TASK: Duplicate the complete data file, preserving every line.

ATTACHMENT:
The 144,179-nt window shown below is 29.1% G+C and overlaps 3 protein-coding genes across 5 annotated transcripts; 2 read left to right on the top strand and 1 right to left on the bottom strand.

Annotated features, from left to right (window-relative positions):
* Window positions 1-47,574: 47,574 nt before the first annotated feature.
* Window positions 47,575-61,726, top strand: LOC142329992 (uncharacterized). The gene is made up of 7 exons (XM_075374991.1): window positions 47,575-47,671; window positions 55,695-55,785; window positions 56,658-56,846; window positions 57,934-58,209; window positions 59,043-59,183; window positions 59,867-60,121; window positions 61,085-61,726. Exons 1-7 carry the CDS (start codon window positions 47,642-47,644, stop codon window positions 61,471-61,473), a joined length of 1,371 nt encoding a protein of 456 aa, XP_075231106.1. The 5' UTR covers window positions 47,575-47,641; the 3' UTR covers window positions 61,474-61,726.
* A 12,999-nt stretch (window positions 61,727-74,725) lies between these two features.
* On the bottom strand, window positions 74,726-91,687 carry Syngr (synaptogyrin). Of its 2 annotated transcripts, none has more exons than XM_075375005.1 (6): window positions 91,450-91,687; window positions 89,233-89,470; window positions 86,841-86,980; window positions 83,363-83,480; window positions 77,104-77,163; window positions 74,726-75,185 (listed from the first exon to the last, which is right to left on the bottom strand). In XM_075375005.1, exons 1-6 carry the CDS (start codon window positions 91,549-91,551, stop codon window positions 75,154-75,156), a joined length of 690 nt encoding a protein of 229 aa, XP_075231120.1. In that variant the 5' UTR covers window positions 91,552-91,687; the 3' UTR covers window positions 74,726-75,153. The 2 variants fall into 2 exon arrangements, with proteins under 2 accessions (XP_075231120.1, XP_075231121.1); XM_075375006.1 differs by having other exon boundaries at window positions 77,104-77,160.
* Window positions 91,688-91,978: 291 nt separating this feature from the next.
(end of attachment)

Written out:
The 144,179-nt window shown below is 29.1% G+C and overlaps 3 protein-coding genes across 5 annotated transcripts; 2 read left to right on the top strand and 1 right to left on the bottom strand.

Annotated features, from left to right (window-relative positions):
* Window positions 1-47,574: 47,574 nt before the first annotated feature.
* Window positions 47,575-61,726, top strand: LOC142329992 (uncharacterized). The gene is made up of 7 exons (XM_075374991.1): window positions 47,575-47,671; window positions 55,695-55,785; window positions 56,658-56,846; window positions 57,934-58,209; window positions 59,043-59,183; window positions 59,867-60,121; window positions 61,085-61,726. Exons 1-7 carry the CDS (start codon window positions 47,642-47,644, stop codon window positions 61,471-61,473), a joined length of 1,371 nt encoding a protein of 456 aa, XP_075231106.1. The 5' UTR covers window positions 47,575-47,641; the 3' UTR covers window positions 61,474-61,726.
* A 12,999-nt stretch (window positions 61,727-74,725) lies between these two features.
* On the bottom strand, window positions 74,726-91,687 carry Syngr (synaptogyrin). Of its 2 annotated transcripts, none has more exons than XM_075375005.1 (6): window positions 91,450-91,687; window positions 89,233-89,470; window positions 86,841-86,980; window positions 83,363-83,480; window positions 77,104-77,163; window positions 74,726-75,185 (listed from the first exon to the last, which is right to left on the bottom strand). In XM_075375005.1, exons 1-6 carry the CDS (start codon window positions 91,549-91,551, stop codon window positions 75,154-75,156), a joined length of 690 nt encoding a protein of 229 aa, XP_075231120.1. In that variant the 5' UTR covers window positions 91,552-91,687; the 3' UTR covers window positions 74,726-75,153. The 2 variants fall into 2 exon arrangements, with proteins under 2 accessions (XP_075231120.1, XP_075231121.1); XM_075375006.1 differs by having other exon boundaries at window positions 77,104-77,160.
* Window positions 91,688-91,978: 291 nt separating this feature from the next.